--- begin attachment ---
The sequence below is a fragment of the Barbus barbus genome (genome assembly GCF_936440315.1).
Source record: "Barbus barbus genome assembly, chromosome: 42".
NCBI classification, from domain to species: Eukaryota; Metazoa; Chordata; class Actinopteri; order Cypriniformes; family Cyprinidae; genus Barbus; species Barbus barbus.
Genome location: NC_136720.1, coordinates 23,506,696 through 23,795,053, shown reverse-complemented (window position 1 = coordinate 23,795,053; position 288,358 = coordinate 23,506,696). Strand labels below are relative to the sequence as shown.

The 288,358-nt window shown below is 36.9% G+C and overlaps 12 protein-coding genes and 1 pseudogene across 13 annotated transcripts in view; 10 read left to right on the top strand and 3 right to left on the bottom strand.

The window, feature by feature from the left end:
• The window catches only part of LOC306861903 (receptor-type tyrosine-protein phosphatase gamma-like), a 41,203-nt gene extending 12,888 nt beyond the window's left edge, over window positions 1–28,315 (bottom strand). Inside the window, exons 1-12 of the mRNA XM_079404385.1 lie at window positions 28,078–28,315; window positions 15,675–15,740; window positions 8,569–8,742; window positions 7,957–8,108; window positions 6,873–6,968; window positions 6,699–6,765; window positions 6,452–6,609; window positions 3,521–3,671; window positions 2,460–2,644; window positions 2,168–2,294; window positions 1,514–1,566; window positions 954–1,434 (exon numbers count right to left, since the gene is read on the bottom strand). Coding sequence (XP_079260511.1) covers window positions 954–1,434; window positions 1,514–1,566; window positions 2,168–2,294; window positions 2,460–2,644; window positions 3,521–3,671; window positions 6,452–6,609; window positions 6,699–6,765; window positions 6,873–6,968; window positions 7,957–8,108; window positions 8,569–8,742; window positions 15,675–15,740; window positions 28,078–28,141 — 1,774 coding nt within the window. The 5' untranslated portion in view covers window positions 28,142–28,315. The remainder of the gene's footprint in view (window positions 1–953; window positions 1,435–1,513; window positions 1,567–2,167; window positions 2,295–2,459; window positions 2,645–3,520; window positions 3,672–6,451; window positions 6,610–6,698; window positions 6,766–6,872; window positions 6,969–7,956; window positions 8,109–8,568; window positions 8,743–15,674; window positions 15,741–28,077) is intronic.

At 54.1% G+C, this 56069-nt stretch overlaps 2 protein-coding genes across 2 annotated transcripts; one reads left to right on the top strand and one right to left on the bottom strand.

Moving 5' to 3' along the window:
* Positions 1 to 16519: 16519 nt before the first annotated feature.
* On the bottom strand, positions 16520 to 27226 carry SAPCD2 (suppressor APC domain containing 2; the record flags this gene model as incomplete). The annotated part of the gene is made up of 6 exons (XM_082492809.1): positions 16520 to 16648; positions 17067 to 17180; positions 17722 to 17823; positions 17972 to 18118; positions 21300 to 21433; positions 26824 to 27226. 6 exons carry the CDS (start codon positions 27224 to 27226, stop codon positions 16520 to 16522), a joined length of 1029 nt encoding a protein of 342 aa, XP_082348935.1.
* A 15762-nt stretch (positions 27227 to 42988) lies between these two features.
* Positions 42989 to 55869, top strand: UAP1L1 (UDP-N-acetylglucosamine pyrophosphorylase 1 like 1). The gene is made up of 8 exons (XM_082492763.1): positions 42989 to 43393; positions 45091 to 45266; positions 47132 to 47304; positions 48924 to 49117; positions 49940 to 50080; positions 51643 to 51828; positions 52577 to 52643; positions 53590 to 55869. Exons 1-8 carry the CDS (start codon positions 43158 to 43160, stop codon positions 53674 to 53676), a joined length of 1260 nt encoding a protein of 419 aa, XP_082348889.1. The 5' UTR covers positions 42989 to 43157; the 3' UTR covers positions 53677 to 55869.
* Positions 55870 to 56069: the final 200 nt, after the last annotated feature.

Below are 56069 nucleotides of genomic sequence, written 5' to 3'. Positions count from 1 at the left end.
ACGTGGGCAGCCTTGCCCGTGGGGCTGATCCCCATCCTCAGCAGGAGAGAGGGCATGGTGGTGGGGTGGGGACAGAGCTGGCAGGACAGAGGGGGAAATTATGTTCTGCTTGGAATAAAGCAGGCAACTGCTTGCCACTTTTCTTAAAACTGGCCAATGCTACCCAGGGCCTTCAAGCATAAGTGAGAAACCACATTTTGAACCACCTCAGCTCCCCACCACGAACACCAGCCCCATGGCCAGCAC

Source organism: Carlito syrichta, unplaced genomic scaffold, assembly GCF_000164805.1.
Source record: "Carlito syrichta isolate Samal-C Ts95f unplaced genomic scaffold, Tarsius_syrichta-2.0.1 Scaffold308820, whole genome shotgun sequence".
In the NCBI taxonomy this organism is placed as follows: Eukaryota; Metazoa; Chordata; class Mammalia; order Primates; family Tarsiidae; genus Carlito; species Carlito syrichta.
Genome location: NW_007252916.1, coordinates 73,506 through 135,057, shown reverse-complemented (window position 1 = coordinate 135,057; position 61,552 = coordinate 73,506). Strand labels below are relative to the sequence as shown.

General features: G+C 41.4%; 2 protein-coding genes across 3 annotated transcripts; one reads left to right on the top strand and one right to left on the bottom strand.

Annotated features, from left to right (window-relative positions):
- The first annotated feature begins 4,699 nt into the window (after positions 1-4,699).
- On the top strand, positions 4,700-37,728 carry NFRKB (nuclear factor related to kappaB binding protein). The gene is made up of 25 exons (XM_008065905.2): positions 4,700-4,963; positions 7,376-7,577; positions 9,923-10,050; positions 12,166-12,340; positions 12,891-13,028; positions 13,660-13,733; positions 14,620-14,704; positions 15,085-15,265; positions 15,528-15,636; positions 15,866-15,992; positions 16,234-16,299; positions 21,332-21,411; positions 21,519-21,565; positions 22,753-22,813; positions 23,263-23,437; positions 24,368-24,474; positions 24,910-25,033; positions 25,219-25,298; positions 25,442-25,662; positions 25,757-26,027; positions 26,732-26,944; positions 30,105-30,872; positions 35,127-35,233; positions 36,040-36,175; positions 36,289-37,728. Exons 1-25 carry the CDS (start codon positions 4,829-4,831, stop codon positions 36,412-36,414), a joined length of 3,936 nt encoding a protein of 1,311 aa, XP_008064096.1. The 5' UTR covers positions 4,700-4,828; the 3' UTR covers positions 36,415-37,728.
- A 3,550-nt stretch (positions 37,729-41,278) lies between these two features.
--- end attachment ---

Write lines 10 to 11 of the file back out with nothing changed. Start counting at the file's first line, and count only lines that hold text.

* Positions 1 to 16519: 16519 nt before the first annotated feature.
* On the bottom strand, positions 16520 to 27226 carry SAPCD2 (suppressor APC domain containing 2; the record flags this gene model as incomplete). The annotated part of the gene is made up of 6 exons (XM_082492809.1): positions 16520 to 16648; positions 17067 to 17180; positions 17722 to 17823; positions 17972 to 18118; positions 21300 to 21433; positions 26824 to 27226. 6 exons carry the CDS (start codon positions 27224 to 27226, stop codon positions 16520 to 16522), a joined length of 1029 nt encoding a protein of 342 aa, XP_082348935.1.